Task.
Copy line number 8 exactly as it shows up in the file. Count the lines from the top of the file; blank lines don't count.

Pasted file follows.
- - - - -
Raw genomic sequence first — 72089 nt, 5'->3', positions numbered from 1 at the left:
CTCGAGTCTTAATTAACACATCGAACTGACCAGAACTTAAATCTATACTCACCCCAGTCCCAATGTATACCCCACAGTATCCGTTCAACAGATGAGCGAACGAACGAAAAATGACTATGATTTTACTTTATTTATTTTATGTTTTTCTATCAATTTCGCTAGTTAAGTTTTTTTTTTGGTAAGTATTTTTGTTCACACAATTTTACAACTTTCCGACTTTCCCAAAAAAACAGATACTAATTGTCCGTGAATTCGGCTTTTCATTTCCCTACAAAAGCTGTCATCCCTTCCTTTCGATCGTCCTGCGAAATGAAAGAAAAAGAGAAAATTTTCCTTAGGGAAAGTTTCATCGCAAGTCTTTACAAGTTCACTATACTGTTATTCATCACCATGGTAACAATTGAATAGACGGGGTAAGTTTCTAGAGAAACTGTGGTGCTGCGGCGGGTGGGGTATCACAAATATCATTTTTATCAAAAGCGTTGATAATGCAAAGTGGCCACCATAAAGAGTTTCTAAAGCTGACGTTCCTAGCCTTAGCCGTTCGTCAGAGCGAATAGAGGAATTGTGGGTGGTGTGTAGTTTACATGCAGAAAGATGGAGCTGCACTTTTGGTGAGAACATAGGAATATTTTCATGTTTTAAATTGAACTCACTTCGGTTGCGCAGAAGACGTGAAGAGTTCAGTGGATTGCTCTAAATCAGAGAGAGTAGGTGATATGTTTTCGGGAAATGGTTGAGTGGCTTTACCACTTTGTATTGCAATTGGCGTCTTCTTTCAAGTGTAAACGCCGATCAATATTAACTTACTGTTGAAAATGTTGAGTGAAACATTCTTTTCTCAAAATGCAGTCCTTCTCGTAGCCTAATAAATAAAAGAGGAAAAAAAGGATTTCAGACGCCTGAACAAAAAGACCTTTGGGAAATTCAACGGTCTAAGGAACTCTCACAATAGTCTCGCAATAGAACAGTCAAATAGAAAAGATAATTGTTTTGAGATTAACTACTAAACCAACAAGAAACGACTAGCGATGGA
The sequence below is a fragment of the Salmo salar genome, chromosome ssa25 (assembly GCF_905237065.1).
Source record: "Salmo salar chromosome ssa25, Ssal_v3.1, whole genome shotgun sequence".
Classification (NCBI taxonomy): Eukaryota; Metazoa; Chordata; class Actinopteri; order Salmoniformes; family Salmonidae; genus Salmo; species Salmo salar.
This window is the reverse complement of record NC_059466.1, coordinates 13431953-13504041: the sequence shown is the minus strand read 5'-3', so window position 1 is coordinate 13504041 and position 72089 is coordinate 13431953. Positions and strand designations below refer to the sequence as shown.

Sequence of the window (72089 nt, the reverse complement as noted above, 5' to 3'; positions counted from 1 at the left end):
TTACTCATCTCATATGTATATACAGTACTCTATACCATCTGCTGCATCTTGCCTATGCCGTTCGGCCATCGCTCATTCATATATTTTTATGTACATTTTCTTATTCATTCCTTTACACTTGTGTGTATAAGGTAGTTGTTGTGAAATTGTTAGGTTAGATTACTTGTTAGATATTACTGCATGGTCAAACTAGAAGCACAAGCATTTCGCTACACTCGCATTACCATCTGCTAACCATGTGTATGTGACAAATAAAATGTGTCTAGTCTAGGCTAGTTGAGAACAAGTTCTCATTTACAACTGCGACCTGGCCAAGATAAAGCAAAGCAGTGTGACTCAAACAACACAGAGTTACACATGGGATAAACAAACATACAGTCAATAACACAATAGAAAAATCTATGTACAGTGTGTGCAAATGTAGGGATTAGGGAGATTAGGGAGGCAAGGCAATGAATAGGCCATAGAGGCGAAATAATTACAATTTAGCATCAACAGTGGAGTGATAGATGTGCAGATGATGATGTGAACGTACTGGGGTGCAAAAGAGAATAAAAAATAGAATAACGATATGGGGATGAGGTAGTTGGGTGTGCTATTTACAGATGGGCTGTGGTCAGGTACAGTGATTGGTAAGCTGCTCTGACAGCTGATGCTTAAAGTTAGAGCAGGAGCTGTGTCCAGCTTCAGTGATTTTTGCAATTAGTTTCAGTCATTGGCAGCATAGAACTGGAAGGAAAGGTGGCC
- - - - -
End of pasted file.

TTACTCATCTCATATGTATATACAGTACTCTATACCATCTGCTGCATCTTGCCTATGCCGTTCGGCCATCGCTCATTCATATATTTTTATGTACATTTTCTTATTCATTCCTTTACACTTGTGTGTATAAGGTAGTTGTTGTGAAATTGTTAGGTTAGATTACTTGTTAGATATTACTGCATGGTCAAACTAGAAGCACAAGCATTTCGCTACACTCGCATTACCATCTGCTAACCATGTGTATGTGACAAATAAAATGTGTCTAGTCTAGGCTAGTTGAGAACAAGTTCTCATTTACAACTGCGACCTGGCCAAGATAAAGCAAAGCAGTGTGACTCAAACAACACAGAGTTACACATGGGATAAACAAACATACAGTCAATAACACAATAGAAAAATCTATGTACAGTGTGTGCAAATGTAGGGATTAGGGAGATTAGGGAGGCAAGGCAATGAATAGGCCATAGAGGCGAAATAATTACAATTTAGCATCAACAGTGGAGTGATAGATGTGCAGATGATGATGTGAACGTACTGGGGTGCAAAAGAGAATAAAAAATAGAATAACGATATGGGGATGAGGTAGTTGGGTGTGCTATTTACAGATGGGCTGTGGTCAGGTACAGTGATTGGTAAGCTGCTCTGACAGCTGATGCTTAAAGTTAGAGCAGGAGCTGTGTCCAGCTTCAGTGATTTTTGCAATTAGTTTCAGTCATTGGCAGCATAGAACTGGAAGGAAAGGTGGCC